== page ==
The Turkish defence industry is showcasing newly designed and developed weapon systems at the 2017 International Defence Industry Fair (IDEF), which is taking place in Istanbul.
In the past several years, there has been growth in activity in Turkey’s naval industry. Building upon the MILGEM Ada corvette, Turkey’s defence vendors are now transitioning to offering larger, more complex and substantially more capable solutions in important areas, most notably in ship design, electronics and munitions. While Turkish Navy requirements are driving these activities, the likes of Savunma Teknolojileri Mühendislik (STM), Aselsan, Havelsan, Roketsan and others are aiming for big-ticket defence exports.
STM TF-4500 Frigate
Turkish defence contractor STM unveiled the TF-4500 multi-mission frigate at IDEF 2017. The TF-4500 has been designed for domestic and overseas needs in mind.
According to Navy Recognition, the 4,500-ton and 150-metre frigate is armed with 16 anti-ship missiles (AShM), 32 vertical launch system (VLS) cells, a 76mm main gun, two 25mm remote weapon stations, two point-defence missile systems (PDMS) and anti-submarine warfare (ASW) torpedo launchers. The TF-4500 has a top speed of 32 knots, endurance of 30 days and range of 7,000 nautical miles (at 18 knots).
STM prioritized low detectability and low observability in the design, incorporating a low radar cross-section (RCS) design with limited infrared and acoustic signatures. However, the multi-mission ship can operate in Sea State 6 conditions, and serve in a variety of roles including, among others, as a command and control vessel and air defence platform.
Aselsan ÇAFRAD Multi-Mission Radar
One of Aselsan’s marquee programs, the ÇAFRAD is a multi-mission radar suite designed for the Turkish Navy’s future anti-air warfare (AAW) frigate, the TF-2000.
The ÇAFRAD comprises of three active phased-array radar (APAR) systems: An X-band multifunction radar for air and surface target detection, tracking and classification with a range of 150 km. This is supported by an X-band illumination radar – also with a range of 150 km – for guiding semi-active radar-homing AAW missiles. Finally, a 450-km range long-range S-band search radar with the ability to track over 2000 targets. The ÇAFRAD also includes a 450-km range active non-rotating identification, friend-or-foe (IFF) system.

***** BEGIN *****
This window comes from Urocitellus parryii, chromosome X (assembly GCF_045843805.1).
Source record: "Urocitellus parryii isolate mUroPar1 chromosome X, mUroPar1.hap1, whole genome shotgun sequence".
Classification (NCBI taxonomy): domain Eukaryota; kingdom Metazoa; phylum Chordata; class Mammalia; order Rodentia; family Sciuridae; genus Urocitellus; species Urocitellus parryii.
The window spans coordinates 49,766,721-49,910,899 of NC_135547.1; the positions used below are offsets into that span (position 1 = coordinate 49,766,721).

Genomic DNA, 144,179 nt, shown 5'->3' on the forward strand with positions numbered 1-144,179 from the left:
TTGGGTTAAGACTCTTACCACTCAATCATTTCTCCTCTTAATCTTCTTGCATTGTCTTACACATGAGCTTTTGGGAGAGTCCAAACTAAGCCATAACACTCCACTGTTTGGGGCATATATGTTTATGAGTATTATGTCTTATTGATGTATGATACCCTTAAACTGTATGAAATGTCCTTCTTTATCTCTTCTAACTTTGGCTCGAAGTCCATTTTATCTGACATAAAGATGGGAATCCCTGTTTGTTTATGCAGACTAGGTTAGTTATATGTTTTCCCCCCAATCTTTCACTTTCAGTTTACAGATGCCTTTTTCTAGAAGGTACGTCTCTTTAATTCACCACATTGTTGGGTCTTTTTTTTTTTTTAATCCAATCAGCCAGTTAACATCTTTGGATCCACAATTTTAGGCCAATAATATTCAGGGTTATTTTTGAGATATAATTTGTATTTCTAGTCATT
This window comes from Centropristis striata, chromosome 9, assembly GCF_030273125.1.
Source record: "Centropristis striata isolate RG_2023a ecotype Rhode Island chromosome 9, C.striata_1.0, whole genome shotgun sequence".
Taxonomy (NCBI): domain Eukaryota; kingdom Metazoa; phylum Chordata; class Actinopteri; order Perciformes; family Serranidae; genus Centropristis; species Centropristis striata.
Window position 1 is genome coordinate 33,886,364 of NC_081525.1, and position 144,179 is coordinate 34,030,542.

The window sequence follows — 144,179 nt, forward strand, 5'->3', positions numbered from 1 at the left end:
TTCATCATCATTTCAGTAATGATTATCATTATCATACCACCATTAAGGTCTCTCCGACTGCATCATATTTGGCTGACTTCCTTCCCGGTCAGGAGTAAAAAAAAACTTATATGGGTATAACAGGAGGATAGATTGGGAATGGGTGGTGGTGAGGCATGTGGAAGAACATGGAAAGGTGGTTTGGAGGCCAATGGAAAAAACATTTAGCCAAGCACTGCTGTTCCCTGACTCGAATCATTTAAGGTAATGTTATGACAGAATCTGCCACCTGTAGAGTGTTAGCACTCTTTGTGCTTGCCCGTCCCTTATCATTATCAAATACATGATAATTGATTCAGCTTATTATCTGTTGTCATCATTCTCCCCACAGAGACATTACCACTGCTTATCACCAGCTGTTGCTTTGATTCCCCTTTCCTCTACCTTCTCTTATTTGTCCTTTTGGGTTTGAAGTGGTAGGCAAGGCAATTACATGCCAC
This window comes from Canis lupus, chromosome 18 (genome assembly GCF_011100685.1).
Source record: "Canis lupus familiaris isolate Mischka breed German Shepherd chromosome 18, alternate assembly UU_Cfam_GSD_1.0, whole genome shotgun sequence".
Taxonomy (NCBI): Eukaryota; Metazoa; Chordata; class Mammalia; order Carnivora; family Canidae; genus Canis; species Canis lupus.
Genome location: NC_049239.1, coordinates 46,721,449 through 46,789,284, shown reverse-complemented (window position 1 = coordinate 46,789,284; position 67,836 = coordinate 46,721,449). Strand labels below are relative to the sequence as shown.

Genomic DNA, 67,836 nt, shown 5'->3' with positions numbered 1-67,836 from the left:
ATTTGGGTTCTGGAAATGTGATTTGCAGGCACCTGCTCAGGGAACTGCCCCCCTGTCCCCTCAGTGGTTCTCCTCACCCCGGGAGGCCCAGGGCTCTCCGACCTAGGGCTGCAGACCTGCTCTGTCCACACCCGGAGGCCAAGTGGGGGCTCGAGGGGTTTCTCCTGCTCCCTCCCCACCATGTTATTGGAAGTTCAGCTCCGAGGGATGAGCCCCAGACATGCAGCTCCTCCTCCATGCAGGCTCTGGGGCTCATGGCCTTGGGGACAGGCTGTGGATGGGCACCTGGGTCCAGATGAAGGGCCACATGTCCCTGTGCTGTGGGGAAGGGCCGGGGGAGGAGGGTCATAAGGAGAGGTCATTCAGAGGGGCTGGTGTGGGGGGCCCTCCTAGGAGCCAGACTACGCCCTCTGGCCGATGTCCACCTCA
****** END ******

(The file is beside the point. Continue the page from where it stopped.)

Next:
Aselsan ORKA Lightweight Torpedo (LWT)
Aselsan also formally unveiled its ORKA lightweight torpedo (LWT). Based on the Aselsan TORK hard-kill torpedo countermeasure system, the Orka LWT will be deployable from surface warships and aircraft.
Bilal what are the chances that Pakistan will show any interest in this new TF-4500 frigate?
“interest?” – probably 100%.
“planning?” – probably <10%
what do you mean by planning
The PN is aware of it, but procuring such a thing isn’t on the procurement road map. It is basically building towards small ships to fulfill peacetime EEZ and SLOC patrol duties and wartime A2/AD in Pakistan’s littoral waters.
Then what is PN going to do about aerial threats if it is not going going to buy bigger warships because on these small warships it’s not possible to install sufficient number of anti-aircraft missiles
I don’t know what the PN will do, but these corvettes are being bought for replacing the Type 21s in the EEZ/SLOC patrol task, not AAW.
So these ships will not be used during a conflict?
LoL, I believe even the PN does not have the answer to your Qs.
All I am trying to ask is that PN biggest threat is IN. IN has 1 aircraft carrier and plan to raise the number to 3 in future so during conflict even if PN remains defensive how is planning to stop IN carrier strike groups from entering it’s waters if it’s ships are vulnerable to air threats
Submarines and aircraft can deal with aircraft carriers especially with Awacs support. A weapon like a aircraft carrier is only as good as it’s weapons range. And when you look at that remember the limitations of a ski ramp take off.
I don’t understand what you are trying to say. Carriers are heavily guarded by destroyers and submarines so can PN submarines alone deal with all of them when there is so little support from there surface warships. And if I remember correctly IN destroyers are equipped with VLS for AAW and also PN aircrafts have limited ranges so how will PN use its aircrafts to help the surface and sub-surface fleet to deal with carrier strike groups.
Ok I will try to explain it in a more simple way. carrier groups are large. They have to evade Subs, ground based aircraft and surface fleets. AWACS. And they are only of use if their aircraft have a long range. Also the IN carrier group is not the US navy…….They can be got at…..
I would suggest you look at the various naval scenarios from the cold war.
Muy buena propuesta de nueva tecnología. Es una propuesta que hay que mirar y buscar el detalle muy valida su opción. Me gustaría conocer el costo de producción y la posibilidad de ensamblar una en nuestros astilleros. Con la asesoría de la empresa STM.